The depressing rise of English nationalism and the decline of British patriotism

Happy St George’s Day, everyone! I love all the old St George’s Day traditions – newspaper articles asking what Englishness means, stories about councils banning St George’s Day celebrations, ultra-tedious Guardian pieces about how the “real” St George was Turkish or Palestinian and this only shows how vibrant and diverse English identity has always been and can we get Mary Seacole in there?

Another recent tradition we’ve come to love is Labour politicians saying we should “reclaim” our flag from the far-Right. This began with the debate over the Union Jack during the late 1980s, when people on the Left began lamenting that the flag had connotations of fascism and racism (which they had created) and that it should be detoxified. Today Hilary Benn is making the same argument about the St George’s Cross.

The problem with “reclaiming” the national flag is that those making the argument don’t actually know what patriotism is. When politicians talk about Britishness or Englishness they usually talk about values; David Cameron did so at his Munich speech last year when he defined Britishness as a devotion to “equal rights regardless of race, sex or sexuality … It says to its citizens, this is what defines us as a society: to belong here is to believe in these things”; Gordon Brown has spoken about “fairness” and “tolerance”, as if other countries define themselves by their unfairness and intolerance. That is not patriotism, that’s a sort of fluffy universalism which by its very nature becomes intolerant; after all, what if a British person doesn’t define themselves by equal rights as it is currently understood? What if they just want to be left alone in their shed?

The modern Left doesn’t get patriotism because patriotism has to be exclusive, and involve parochial altruism – caring more about people like yourself. This tendency is innate in all of us, but the followers of current ideological fads are convinced it can somehow be eliminated, despite all available evidence to the contrary.

Being English doesn’t mean conforming to a world-view set by a few people living in an arc from Shepherd’s Bush to Haringey; it just means being English, whether by blood or adoption (although the extent to which any nationality can be elective is limited).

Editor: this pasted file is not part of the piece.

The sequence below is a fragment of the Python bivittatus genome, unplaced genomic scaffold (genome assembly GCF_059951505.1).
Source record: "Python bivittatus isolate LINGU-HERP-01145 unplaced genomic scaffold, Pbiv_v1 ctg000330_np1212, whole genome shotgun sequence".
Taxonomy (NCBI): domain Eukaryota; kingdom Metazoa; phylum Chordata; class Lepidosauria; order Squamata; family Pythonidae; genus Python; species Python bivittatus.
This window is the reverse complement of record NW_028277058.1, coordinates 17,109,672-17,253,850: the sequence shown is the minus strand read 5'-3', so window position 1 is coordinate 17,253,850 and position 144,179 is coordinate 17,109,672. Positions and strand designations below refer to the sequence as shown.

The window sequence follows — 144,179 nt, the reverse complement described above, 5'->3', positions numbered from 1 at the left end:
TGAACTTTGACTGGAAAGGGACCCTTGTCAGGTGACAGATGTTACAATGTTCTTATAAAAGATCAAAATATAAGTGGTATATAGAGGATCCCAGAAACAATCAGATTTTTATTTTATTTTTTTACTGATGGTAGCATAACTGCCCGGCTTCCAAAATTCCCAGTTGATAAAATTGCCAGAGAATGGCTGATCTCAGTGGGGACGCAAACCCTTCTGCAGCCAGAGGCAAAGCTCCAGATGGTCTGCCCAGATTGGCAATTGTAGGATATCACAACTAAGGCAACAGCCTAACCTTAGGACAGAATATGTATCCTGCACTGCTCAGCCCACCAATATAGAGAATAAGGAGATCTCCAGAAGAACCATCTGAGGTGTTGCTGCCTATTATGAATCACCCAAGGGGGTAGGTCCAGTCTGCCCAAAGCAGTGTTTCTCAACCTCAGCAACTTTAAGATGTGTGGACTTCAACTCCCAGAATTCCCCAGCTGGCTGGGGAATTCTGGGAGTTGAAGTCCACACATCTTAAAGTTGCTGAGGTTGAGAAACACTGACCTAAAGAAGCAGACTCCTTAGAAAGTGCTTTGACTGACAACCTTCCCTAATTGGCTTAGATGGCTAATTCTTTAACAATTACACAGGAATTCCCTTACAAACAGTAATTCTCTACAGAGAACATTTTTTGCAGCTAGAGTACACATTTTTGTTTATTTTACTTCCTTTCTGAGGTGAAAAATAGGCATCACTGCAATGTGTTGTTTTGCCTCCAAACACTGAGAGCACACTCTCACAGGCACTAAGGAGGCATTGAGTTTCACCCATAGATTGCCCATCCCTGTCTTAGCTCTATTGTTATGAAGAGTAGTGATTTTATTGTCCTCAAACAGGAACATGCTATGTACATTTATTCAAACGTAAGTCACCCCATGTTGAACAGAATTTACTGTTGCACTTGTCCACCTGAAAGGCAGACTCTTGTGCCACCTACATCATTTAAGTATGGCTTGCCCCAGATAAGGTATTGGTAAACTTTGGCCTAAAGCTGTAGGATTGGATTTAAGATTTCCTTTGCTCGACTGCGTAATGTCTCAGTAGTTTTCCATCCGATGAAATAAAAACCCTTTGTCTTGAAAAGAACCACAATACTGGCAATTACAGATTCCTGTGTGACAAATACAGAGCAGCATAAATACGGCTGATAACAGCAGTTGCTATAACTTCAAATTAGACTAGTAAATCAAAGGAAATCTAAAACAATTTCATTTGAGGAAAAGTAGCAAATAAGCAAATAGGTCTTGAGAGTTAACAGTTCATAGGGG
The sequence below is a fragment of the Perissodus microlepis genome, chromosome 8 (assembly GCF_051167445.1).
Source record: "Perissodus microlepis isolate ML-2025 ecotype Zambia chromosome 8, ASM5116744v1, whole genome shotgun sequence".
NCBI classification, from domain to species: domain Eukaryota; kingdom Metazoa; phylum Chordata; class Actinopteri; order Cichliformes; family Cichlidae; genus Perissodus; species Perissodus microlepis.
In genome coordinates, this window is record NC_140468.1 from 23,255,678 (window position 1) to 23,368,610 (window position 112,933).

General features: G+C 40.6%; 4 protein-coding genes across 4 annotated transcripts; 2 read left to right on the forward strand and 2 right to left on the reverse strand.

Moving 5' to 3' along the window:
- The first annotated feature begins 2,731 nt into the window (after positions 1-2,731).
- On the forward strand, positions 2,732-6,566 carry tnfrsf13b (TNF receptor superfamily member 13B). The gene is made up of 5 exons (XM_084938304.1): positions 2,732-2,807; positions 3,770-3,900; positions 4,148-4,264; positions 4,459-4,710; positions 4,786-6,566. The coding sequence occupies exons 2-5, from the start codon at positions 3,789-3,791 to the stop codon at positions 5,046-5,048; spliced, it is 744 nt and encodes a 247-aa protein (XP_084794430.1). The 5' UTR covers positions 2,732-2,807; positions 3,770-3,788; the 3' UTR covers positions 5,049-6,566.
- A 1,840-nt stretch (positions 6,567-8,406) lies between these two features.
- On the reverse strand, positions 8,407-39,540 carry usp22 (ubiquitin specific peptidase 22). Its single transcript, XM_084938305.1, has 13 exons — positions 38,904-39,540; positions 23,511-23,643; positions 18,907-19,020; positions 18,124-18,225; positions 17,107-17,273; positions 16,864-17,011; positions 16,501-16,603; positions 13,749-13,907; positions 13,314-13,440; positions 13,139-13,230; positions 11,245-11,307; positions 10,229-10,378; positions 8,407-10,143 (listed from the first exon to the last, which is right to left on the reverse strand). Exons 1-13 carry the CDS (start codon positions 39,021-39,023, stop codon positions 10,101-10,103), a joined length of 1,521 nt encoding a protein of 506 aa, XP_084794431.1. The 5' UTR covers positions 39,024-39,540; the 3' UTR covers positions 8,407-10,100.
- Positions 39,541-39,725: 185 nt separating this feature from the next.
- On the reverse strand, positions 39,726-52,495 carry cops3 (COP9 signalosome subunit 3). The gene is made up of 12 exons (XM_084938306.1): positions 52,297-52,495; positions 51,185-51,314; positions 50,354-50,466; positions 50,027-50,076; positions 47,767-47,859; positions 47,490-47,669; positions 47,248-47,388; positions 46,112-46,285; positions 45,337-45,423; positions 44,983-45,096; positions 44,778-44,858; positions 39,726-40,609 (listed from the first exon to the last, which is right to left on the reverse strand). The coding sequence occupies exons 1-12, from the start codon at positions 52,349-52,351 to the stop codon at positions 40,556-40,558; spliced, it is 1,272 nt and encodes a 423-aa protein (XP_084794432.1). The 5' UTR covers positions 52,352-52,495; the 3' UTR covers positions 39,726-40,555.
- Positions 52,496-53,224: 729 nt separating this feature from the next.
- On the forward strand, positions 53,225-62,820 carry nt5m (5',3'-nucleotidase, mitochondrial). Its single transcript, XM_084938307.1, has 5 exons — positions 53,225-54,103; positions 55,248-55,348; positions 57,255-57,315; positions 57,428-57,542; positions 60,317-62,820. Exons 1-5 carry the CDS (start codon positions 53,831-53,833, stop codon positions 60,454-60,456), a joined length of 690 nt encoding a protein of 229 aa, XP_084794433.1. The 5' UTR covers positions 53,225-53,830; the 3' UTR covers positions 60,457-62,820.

And the problem with Englishness is not that it has become colonised by the far-Right but that it’s been proletarianised, which is why its modern symbols are mostly associated with football (which is ironic, because on the pitch football exemplifies globalism, with global elites quick to move to whichever locale favours their bank balance, and vast inequalities between both players and fans and between clubs).

For 300-odd years English and British have been psychologically interchangeable in English people’s minds, largely because there has never been a need for a separate English identity. However, a combination of factors have recently altered this: unfairly slanted devolution settlements, an unpopular professional political class, mass immigration, and the question of Europe. And Englishness is a reaction to British identity becoming too inclusive and, therefore, meaningless (which is why whites apply the label far more often than minorities).

I can see the attraction of an independent England, but as someone with Irish ancestry I can also see the similarities with Irish nationalism, which is often chippy. Because the Irish ruling class tended to be either English, Protestant or attached to Britain in some way (“West Brits”), Irish nationalism became the preserve of the downtrodden (which is why in Ireland the nationalist ie anti-British parties tend to be Left-wing). This happens in many postcolonial states, but you can see the same thing happening in England, where the new ruling class despise English patriotism and feel attached instead to Brussels, Geneva and the brotherhood of (rich and powerful) man.

The more I see of English nationalism, the more depressing I find it; the more it makes me appreciate Great Britain and the understated patriotism that didn’t need either to shout or wallow. I rather miss that.

And this debate will lead nowhere while people continue to talk about a patriotism based on values rather than belonging. The nadir of this problem is the dreadful citizenship classes that schools impose upon children, half-silly and half-sinister. A strong, benign national identity would be far better imparted on the young by teaching them about this birthday boy and the love he felt for his homeland.

This article was published at Telegraph Blogs

What do you think?